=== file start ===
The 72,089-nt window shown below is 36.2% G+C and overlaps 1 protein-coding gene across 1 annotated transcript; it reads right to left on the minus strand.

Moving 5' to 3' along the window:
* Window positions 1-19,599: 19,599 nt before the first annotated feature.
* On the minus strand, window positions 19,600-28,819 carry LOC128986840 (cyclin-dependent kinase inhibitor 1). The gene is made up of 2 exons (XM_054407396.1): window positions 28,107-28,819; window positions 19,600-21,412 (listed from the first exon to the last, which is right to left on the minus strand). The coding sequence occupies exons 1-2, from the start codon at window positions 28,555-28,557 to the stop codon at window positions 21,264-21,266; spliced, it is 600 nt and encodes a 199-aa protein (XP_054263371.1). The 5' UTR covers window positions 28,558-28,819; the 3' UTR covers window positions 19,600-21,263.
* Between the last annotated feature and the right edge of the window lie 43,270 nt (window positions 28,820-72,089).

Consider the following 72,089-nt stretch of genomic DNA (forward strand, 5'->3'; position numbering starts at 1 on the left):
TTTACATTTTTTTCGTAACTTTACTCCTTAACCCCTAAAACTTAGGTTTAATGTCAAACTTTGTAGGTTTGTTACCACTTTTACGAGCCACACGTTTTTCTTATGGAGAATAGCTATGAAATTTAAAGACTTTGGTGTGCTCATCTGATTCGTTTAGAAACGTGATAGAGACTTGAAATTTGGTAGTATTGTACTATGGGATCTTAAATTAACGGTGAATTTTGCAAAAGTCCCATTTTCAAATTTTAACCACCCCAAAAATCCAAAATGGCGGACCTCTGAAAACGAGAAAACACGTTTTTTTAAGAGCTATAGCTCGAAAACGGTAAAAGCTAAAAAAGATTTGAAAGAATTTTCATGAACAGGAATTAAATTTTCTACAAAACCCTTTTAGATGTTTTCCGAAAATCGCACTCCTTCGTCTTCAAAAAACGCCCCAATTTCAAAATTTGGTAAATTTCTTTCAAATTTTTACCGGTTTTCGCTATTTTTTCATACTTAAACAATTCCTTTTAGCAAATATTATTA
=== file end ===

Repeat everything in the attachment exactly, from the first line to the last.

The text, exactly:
The 72,089-nt window shown below is 36.2% G+C and overlaps 1 protein-coding gene across 1 annotated transcript; it reads right to left on the minus strand.

Moving 5' to 3' along the window:
* Window positions 1-19,599: 19,599 nt before the first annotated feature.
* On the minus strand, window positions 19,600-28,819 carry LOC128986840 (cyclin-dependent kinase inhibitor 1). The gene is made up of 2 exons (XM_054407396.1): window positions 28,107-28,819; window positions 19,600-21,412 (listed from the first exon to the last, which is right to left on the minus strand). The coding sequence occupies exons 1-2, from the start codon at window positions 28,555-28,557 to the stop codon at window positions 21,264-21,266; spliced, it is 600 nt and encodes a 199-aa protein (XP_054263371.1). The 5' UTR covers window positions 28,558-28,819; the 3' UTR covers window positions 19,600-21,263.
* Between the last annotated feature and the right edge of the window lie 43,270 nt (window positions 28,820-72,089).

Consider the following 72,089-nt stretch of genomic DNA (forward strand, 5'->3'; position numbering starts at 1 on the left):
TTTACATTTTTTTCGTAACTTTACTCCTTAACCCCTAAAACTTAGGTTTAATGTCAAACTTTGTAGGTTTGTTACCACTTTTACGAGCCACACGTTTTTCTTATGGAGAATAGCTATGAAATTTAAAGACTTTGGTGTGCTCATCTGATTCGTTTAGAAACGTGATAGAGACTTGAAATTTGGTAGTATTGTACTATGGGATCTTAAATTAACGGTGAATTTTGCAAAAGTCCCATTTTCAAATTTTAACCACCCCAAAAATCCAAAATGGCGGACCTCTGAAAACGAGAAAACACGTTTTTTTAAGAGCTATAGCTCGAAAACGGTAAAAGCTAAAAAAGATTTGAAAGAATTTTCATGAACAGGAATTAAATTTTCTACAAAACCCTTTTAGATGTTTTCCGAAAATCGCACTCCTTCGTCTTCAAAAAACGCCCCAATTTCAAAATTTGGTAAATTTCTTTCAAATTTTTACCGGTTTTCGCTATTTTTTCATACTTAAACAATTCCTTTTAGCAAATATTATTA